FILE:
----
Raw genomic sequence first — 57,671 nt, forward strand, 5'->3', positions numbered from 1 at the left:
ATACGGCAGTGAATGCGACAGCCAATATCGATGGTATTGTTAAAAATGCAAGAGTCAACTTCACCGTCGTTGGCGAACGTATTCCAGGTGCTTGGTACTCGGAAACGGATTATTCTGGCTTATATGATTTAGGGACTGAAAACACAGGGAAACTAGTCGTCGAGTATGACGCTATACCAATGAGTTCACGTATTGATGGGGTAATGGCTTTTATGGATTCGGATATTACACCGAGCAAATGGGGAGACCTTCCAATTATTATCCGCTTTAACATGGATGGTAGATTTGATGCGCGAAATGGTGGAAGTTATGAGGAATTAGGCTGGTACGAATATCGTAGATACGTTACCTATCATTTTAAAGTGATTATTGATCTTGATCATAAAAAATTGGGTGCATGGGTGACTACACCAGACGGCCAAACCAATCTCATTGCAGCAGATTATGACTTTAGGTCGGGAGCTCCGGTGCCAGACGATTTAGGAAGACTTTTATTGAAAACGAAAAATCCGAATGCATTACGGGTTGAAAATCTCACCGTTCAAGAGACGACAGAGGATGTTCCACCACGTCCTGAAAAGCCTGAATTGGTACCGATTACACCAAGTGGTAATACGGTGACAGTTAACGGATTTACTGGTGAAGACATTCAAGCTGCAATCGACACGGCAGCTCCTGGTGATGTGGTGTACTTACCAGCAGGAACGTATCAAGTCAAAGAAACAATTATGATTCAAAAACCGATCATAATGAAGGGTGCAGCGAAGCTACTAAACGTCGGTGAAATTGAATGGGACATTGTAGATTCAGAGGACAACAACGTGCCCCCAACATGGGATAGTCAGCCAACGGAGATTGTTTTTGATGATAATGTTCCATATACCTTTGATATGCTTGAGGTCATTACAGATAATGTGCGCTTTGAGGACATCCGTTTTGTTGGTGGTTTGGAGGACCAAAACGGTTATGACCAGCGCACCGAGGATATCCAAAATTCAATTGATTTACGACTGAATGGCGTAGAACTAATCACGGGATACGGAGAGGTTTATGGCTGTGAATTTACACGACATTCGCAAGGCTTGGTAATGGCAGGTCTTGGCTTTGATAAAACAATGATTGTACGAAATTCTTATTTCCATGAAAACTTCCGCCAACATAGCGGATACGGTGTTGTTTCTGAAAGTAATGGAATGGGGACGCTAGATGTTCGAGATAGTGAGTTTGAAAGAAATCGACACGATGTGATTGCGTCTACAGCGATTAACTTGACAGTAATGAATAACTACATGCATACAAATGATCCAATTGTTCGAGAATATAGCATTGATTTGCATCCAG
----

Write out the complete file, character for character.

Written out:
Raw genomic sequence first — 57,671 nt, forward strand, 5'->3', positions numbered from 1 at the left:
ATACGGCAGTGAATGCGACAGCCAATATCGATGGTATTGTTAAAAATGCAAGAGTCAACTTCACCGTCGTTGGCGAACGTATTCCAGGTGCTTGGTACTCGGAAACGGATTATTCTGGCTTATATGATTTAGGGACTGAAAACACAGGGAAACTAGTCGTCGAGTATGACGCTATACCAATGAGTTCACGTATTGATGGGGTAATGGCTTTTATGGATTCGGATATTACACCGAGCAAATGGGGAGACCTTCCAATTATTATCCGCTTTAACATGGATGGTAGATTTGATGCGCGAAATGGTGGAAGTTATGAGGAATTAGGCTGGTACGAATATCGTAGATACGTTACCTATCATTTTAAAGTGATTATTGATCTTGATCATAAAAAATTGGGTGCATGGGTGACTACACCAGACGGCCAAACCAATCTCATTGCAGCAGATTATGACTTTAGGTCGGGAGCTCCGGTGCCAGACGATTTAGGAAGACTTTTATTGAAAACGAAAAATCCGAATGCATTACGGGTTGAAAATCTCACCGTTCAAGAGACGACAGAGGATGTTCCACCACGTCCTGAAAAGCCTGAATTGGTACCGATTACACCAAGTGGTAATACGGTGACAGTTAACGGATTTACTGGTGAAGACATTCAAGCTGCAATCGACACGGCAGCTCCTGGTGATGTGGTGTACTTACCAGCAGGAACGTATCAAGTCAAAGAAACAATTATGATTCAAAAACCGATCATAATGAAGGGTGCAGCGAAGCTACTAAACGTCGGTGAAATTGAATGGGACATTGTAGATTCAGAGGACAACAACGTGCCCCCAACATGGGATAGTCAGCCAACGGAGATTGTTTTTGATGATAATGTTCCATATACCTTTGATATGCTTGAGGTCATTACAGATAATGTGCGCTTTGAGGACATCCGTTTTGTTGGTGGTTTGGAGGACCAAAACGGTTATGACCAGCGCACCGAGGATATCCAAAATTCAATTGATTTACGACTGAATGGCGTAGAACTAATCACGGGATACGGAGAGGTTTATGGCTGTGAATTTACACGACATTCGCAAGGCTTGGTAATGGCAGGTCTTGGCTTTGATAAAACAATGATTGTACGAAATTCTTATTTCCATGAAAACTTCCGCCAACATAGCGGATACGGTGTTGTTTCTGAAAGTAATGGAATGGGGACGCTAGATGTTCGAGATAGTGAGTTTGAAAGAAATCGACACGATGTGATTGCGTCTACAGCGATTAACTTGACAGTAATGAATAACTACATGCATACAAATGATCCAATTGTTCGAGAATATAGCATTGATTTGCATCCAG